The Knights Templars: God's Warriors, the Devil's Bankers
The history of the Knights Templars, the medieval order of warrior monks who fought in the Crusades, is a centuries-spanning epic that encompasses such conflicting elements as idealism and cynicism, valor and cowardice, piety and depravity.
Officially, they were The Order of the Poor Knights of Christ, and their mission was to create a safe passage for pilgrims visiting war-torn Jerusalem in the early twelfth century. Despite their vows of poverty, the Templars turned out to be brilliant businessmen, renowned for their honesty. Their monasteries served as "banks" in which Europe's rulers and nobles felt safe enough to deposit their money. The Templars also operated highly regarded medical schools, invented cashier's checks, and commanded a naval fleet that allowed them to engage in trade throughout the Atlantic and Mediterranean.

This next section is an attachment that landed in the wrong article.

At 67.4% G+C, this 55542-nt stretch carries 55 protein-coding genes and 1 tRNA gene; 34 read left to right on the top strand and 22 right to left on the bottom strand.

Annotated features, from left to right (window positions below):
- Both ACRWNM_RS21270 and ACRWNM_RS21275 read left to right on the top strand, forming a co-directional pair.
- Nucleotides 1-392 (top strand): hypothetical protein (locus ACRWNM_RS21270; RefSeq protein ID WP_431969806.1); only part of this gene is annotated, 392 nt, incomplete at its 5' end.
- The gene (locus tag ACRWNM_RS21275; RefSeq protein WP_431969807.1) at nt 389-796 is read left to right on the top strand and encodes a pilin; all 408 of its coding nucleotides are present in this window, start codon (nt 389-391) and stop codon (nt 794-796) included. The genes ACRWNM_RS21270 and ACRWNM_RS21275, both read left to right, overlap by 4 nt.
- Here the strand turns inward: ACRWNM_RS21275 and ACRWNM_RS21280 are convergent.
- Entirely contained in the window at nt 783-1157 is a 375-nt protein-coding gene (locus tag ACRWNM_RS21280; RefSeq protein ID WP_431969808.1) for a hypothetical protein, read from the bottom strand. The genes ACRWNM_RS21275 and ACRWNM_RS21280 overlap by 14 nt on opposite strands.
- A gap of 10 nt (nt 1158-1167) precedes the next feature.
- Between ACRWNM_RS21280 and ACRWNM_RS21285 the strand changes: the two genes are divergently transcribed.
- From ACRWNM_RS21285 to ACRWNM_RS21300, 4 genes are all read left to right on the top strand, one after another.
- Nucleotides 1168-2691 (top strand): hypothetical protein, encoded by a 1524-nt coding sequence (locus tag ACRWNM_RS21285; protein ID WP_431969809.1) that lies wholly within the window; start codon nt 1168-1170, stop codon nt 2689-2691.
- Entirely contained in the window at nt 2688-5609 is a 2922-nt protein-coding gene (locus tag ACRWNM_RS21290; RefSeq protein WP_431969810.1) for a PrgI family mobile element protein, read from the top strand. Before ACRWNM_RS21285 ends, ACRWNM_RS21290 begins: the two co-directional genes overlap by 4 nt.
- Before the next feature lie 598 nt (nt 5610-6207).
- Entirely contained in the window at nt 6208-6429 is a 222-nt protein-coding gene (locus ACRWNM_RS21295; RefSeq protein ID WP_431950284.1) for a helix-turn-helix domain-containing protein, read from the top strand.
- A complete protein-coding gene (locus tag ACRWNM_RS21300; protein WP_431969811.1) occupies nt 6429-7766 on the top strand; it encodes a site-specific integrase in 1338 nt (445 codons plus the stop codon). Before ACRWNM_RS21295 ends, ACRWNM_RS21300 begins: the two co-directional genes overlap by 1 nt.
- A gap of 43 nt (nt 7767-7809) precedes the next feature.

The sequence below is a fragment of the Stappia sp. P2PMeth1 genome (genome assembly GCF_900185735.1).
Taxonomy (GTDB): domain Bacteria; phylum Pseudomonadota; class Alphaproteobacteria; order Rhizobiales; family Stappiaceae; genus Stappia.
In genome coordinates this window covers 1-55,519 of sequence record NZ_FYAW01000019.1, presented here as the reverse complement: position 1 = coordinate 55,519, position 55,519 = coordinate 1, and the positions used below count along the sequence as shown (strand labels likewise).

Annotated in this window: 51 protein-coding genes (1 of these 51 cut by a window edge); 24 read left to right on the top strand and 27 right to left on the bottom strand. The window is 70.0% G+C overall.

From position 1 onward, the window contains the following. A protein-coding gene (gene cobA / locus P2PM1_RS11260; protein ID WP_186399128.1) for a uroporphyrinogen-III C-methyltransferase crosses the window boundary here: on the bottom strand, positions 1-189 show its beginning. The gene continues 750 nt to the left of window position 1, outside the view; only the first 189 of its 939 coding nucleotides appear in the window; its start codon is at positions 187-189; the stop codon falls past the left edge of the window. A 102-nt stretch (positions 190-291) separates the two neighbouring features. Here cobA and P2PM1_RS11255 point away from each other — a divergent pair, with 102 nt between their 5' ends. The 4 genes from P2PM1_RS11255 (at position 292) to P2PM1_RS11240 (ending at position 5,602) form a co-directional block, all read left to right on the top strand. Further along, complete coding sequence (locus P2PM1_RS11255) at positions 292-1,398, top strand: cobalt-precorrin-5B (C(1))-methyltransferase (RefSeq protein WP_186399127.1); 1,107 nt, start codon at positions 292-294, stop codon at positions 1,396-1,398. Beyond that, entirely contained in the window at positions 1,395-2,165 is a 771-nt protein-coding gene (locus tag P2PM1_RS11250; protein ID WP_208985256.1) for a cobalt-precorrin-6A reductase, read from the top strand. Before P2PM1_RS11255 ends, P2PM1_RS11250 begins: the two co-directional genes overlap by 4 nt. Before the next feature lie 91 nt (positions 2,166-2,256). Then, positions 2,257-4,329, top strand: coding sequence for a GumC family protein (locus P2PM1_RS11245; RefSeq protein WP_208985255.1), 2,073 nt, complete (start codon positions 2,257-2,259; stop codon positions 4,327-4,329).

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accused Acre alleged Amalric Archbishop aristocratic army Ascalon attack b/w illustrations Baphomet battle Bernard Bishop bull castle Cathars century charges Charles Addison Christ Christian chronicler Church claimed Clement condemned confessed crimes Crusaders Damietta death Despite Edward Egyptian enemy England English Europe Everard des Barres Fabre-Palaprat failed faith fortress Freemasonry French Gerard de Ridefort German Gnostic Grand Master greed Hammer-Purgstall Hashishim Henry heresy heretical historian Holy Land Hospitallers Hugues de Payen Hund Hund's idol initiation rite Islam Jacques de Molay King of France King of Jerusalem King's kingdom knights Knights Hospitallers letter London Temple Louis Masons medieval Michelet military Molay's monastery monastic monks Muslim nobles original Palestine papacy papal bull papal inquisitors Patriarch Payen Philip Pope Pope's priest Prince refused religious Ridefort ritual royal ruler Saladin Saracens scholar secret secular sent siege Starck Sultan Templar leader tion torture warriors wealth William worship wrote